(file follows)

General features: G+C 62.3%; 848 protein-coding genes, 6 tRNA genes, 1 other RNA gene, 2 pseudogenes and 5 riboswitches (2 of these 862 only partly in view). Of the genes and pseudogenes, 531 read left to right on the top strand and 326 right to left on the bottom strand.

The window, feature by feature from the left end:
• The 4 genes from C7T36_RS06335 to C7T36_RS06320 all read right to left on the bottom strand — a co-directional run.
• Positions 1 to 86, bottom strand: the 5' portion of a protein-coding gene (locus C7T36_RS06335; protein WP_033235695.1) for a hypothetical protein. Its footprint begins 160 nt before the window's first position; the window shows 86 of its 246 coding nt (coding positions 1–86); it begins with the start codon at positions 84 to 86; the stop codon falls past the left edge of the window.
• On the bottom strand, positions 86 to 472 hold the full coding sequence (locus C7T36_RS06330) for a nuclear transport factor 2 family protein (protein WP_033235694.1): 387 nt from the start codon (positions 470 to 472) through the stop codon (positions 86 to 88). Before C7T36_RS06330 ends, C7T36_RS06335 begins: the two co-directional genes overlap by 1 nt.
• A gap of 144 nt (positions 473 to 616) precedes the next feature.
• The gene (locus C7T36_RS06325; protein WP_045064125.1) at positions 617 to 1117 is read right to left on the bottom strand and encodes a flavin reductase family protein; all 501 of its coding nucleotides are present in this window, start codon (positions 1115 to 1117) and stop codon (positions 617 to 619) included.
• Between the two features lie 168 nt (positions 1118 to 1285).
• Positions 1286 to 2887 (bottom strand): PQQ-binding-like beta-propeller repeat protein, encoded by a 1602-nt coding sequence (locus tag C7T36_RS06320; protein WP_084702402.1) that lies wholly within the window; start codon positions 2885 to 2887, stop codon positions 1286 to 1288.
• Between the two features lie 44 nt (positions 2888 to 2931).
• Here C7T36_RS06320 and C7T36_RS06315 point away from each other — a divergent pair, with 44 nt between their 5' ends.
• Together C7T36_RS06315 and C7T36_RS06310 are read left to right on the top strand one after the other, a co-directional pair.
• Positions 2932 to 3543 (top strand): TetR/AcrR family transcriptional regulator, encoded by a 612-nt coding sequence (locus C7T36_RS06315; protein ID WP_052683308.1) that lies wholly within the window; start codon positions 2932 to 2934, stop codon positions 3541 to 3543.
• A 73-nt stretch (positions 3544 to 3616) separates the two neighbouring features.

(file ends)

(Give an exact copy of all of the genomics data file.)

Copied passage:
General features: G+C 62.3%; 848 protein-coding genes, 6 tRNA genes, 1 other RNA gene, 2 pseudogenes and 5 riboswitches (2 of these 862 only partly in view). Of the genes and pseudogenes, 531 read left to right on the top strand and 326 right to left on the bottom strand.

The window, feature by feature from the left end:
• The 4 genes from C7T36_RS06335 to C7T36_RS06320 all read right to left on the bottom strand — a co-directional run.
• Positions 1 to 86, bottom strand: the 5' portion of a protein-coding gene (locus C7T36_RS06335; protein WP_033235695.1) for a hypothetical protein. Its footprint begins 160 nt before the window's first position; the window shows 86 of its 246 coding nt (coding positions 1–86); it begins with the start codon at positions 84 to 86; the stop codon falls past the left edge of the window.
• On the bottom strand, positions 86 to 472 hold the full coding sequence (locus C7T36_RS06330) for a nuclear transport factor 2 family protein (protein WP_033235694.1): 387 nt from the start codon (positions 470 to 472) through the stop codon (positions 86 to 88). Before C7T36_RS06330 ends, C7T36_RS06335 begins: the two co-directional genes overlap by 1 nt.
• A gap of 144 nt (positions 473 to 616) precedes the next feature.
• The gene (locus C7T36_RS06325; protein WP_045064125.1) at positions 617 to 1117 is read right to left on the bottom strand and encodes a flavin reductase family protein; all 501 of its coding nucleotides are present in this window, start codon (positions 1115 to 1117) and stop codon (positions 617 to 619) included.
• Between the two features lie 168 nt (positions 1118 to 1285).
• Positions 1286 to 2887 (bottom strand): PQQ-binding-like beta-propeller repeat protein, encoded by a 1602-nt coding sequence (locus tag C7T36_RS06320; protein WP_084702402.1) that lies wholly within the window; start codon positions 2885 to 2887, stop codon positions 1286 to 1288.
• Between the two features lie 44 nt (positions 2888 to 2931).
• Here C7T36_RS06320 and C7T36_RS06315 point away from each other — a divergent pair, with 44 nt between their 5' ends.
• Together C7T36_RS06315 and C7T36_RS06310 are read left to right on the top strand one after the other, a co-directional pair.
• Positions 2932 to 3543 (top strand): TetR/AcrR family transcriptional regulator, encoded by a 612-nt coding sequence (locus C7T36_RS06315; protein ID WP_052683308.1) that lies wholly within the window; start codon positions 2932 to 2934, stop codon positions 3541 to 3543.
• A 73-nt stretch (positions 3544 to 3616) separates the two neighbouring features.